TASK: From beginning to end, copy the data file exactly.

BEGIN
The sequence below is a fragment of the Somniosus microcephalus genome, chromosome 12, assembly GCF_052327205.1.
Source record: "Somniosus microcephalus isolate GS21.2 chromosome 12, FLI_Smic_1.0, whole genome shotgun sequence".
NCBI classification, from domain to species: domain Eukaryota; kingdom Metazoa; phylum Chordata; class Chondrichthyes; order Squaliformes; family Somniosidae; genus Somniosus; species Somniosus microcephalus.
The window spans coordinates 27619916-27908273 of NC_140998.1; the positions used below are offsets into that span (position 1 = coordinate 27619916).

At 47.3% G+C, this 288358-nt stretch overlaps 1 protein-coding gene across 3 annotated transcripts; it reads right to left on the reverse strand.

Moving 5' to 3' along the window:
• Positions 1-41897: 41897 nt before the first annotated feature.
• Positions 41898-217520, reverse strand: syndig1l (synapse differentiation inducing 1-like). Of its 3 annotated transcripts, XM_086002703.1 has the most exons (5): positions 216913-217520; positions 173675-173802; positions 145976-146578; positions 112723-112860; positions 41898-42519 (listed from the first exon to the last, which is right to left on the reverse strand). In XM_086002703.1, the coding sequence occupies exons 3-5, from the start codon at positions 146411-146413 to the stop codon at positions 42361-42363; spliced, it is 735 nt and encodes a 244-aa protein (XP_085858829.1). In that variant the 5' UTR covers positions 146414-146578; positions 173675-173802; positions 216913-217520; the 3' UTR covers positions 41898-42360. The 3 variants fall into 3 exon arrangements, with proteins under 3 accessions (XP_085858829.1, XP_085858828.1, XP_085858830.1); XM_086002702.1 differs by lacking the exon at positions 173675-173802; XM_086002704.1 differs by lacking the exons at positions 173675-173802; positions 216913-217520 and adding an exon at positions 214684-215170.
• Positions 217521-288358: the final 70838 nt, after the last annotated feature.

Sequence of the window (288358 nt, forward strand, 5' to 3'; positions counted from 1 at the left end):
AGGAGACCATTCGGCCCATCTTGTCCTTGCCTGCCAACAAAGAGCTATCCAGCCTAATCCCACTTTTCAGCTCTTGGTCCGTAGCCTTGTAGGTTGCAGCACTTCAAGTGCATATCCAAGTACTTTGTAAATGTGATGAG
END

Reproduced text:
The sequence below is a fragment of the Somniosus microcephalus genome, chromosome 12, assembly GCF_052327205.1.
Source record: "Somniosus microcephalus isolate GS21.2 chromosome 12, FLI_Smic_1.0, whole genome shotgun sequence".
NCBI classification, from domain to species: domain Eukaryota; kingdom Metazoa; phylum Chordata; class Chondrichthyes; order Squaliformes; family Somniosidae; genus Somniosus; species Somniosus microcephalus.
The window spans coordinates 27619916-27908273 of NC_140998.1; the positions used below are offsets into that span (position 1 = coordinate 27619916).

At 47.3% G+C, this 288358-nt stretch overlaps 1 protein-coding gene across 3 annotated transcripts; it reads right to left on the reverse strand.

Moving 5' to 3' along the window:
• Positions 1-41897: 41897 nt before the first annotated feature.
• Positions 41898-217520, reverse strand: syndig1l (synapse differentiation inducing 1-like). Of its 3 annotated transcripts, XM_086002703.1 has the most exons (5): positions 216913-217520; positions 173675-173802; positions 145976-146578; positions 112723-112860; positions 41898-42519 (listed from the first exon to the last, which is right to left on the reverse strand). In XM_086002703.1, the coding sequence occupies exons 3-5, from the start codon at positions 146411-146413 to the stop codon at positions 42361-42363; spliced, it is 735 nt and encodes a 244-aa protein (XP_085858829.1). In that variant the 5' UTR covers positions 146414-146578; positions 173675-173802; positions 216913-217520; the 3' UTR covers positions 41898-42360. The 3 variants fall into 3 exon arrangements, with proteins under 3 accessions (XP_085858829.1, XP_085858828.1, XP_085858830.1); XM_086002702.1 differs by lacking the exon at positions 173675-173802; XM_086002704.1 differs by lacking the exons at positions 173675-173802; positions 216913-217520 and adding an exon at positions 214684-215170.
• Positions 217521-288358: the final 70838 nt, after the last annotated feature.

Sequence of the window (288358 nt, forward strand, 5' to 3'; positions counted from 1 at the left end):
AGGAGACCATTCGGCCCATCTTGTCCTTGCCTGCCAACAAAGAGCTATCCAGCCTAATCCCACTTTTCAGCTCTTGGTCCGTAGCCTTGTAGGTTGCAGCACTTCAAGTGCATATCCAAGTACTTTGTAAATGTGATGAG